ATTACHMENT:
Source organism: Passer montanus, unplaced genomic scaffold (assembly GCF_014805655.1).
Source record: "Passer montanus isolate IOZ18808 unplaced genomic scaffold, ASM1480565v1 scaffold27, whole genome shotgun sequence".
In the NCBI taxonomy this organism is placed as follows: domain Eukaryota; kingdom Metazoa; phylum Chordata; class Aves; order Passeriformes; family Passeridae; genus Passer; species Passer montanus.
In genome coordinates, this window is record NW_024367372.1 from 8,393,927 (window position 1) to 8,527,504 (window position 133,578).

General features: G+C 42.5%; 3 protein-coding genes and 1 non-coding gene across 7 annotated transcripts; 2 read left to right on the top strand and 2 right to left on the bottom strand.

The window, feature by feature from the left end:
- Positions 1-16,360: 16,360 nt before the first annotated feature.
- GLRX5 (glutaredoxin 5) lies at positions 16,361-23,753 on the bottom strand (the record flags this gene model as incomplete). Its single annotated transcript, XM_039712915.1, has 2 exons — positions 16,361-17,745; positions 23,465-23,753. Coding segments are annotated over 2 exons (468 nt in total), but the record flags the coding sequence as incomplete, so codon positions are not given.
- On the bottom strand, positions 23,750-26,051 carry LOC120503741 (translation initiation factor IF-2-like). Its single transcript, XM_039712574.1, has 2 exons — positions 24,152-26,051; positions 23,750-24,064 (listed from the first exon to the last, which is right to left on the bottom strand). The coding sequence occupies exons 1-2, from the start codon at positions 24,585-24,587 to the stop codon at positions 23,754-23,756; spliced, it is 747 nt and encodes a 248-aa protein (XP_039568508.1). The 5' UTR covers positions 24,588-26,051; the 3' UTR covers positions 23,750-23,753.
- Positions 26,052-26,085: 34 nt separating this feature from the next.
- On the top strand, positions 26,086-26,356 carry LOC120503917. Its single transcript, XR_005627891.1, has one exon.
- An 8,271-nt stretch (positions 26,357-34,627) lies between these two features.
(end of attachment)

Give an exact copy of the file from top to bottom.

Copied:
Source organism: Passer montanus, unplaced genomic scaffold (assembly GCF_014805655.1).
Source record: "Passer montanus isolate IOZ18808 unplaced genomic scaffold, ASM1480565v1 scaffold27, whole genome shotgun sequence".
In the NCBI taxonomy this organism is placed as follows: domain Eukaryota; kingdom Metazoa; phylum Chordata; class Aves; order Passeriformes; family Passeridae; genus Passer; species Passer montanus.
In genome coordinates, this window is record NW_024367372.1 from 8,393,927 (window position 1) to 8,527,504 (window position 133,578).

General features: G+C 42.5%; 3 protein-coding genes and 1 non-coding gene across 7 annotated transcripts; 2 read left to right on the top strand and 2 right to left on the bottom strand.

The window, feature by feature from the left end:
- Positions 1-16,360: 16,360 nt before the first annotated feature.
- GLRX5 (glutaredoxin 5) lies at positions 16,361-23,753 on the bottom strand (the record flags this gene model as incomplete). Its single annotated transcript, XM_039712915.1, has 2 exons — positions 16,361-17,745; positions 23,465-23,753. Coding segments are annotated over 2 exons (468 nt in total), but the record flags the coding sequence as incomplete, so codon positions are not given.
- On the bottom strand, positions 23,750-26,051 carry LOC120503741 (translation initiation factor IF-2-like). Its single transcript, XM_039712574.1, has 2 exons — positions 24,152-26,051; positions 23,750-24,064 (listed from the first exon to the last, which is right to left on the bottom strand). The coding sequence occupies exons 1-2, from the start codon at positions 24,585-24,587 to the stop codon at positions 23,754-23,756; spliced, it is 747 nt and encodes a 248-aa protein (XP_039568508.1). The 5' UTR covers positions 24,588-26,051; the 3' UTR covers positions 23,750-23,753.
- Positions 26,052-26,085: 34 nt separating this feature from the next.
- On the top strand, positions 26,086-26,356 carry LOC120503917. Its single transcript, XR_005627891.1, has one exon.
- An 8,271-nt stretch (positions 26,357-34,627) lies between these two features.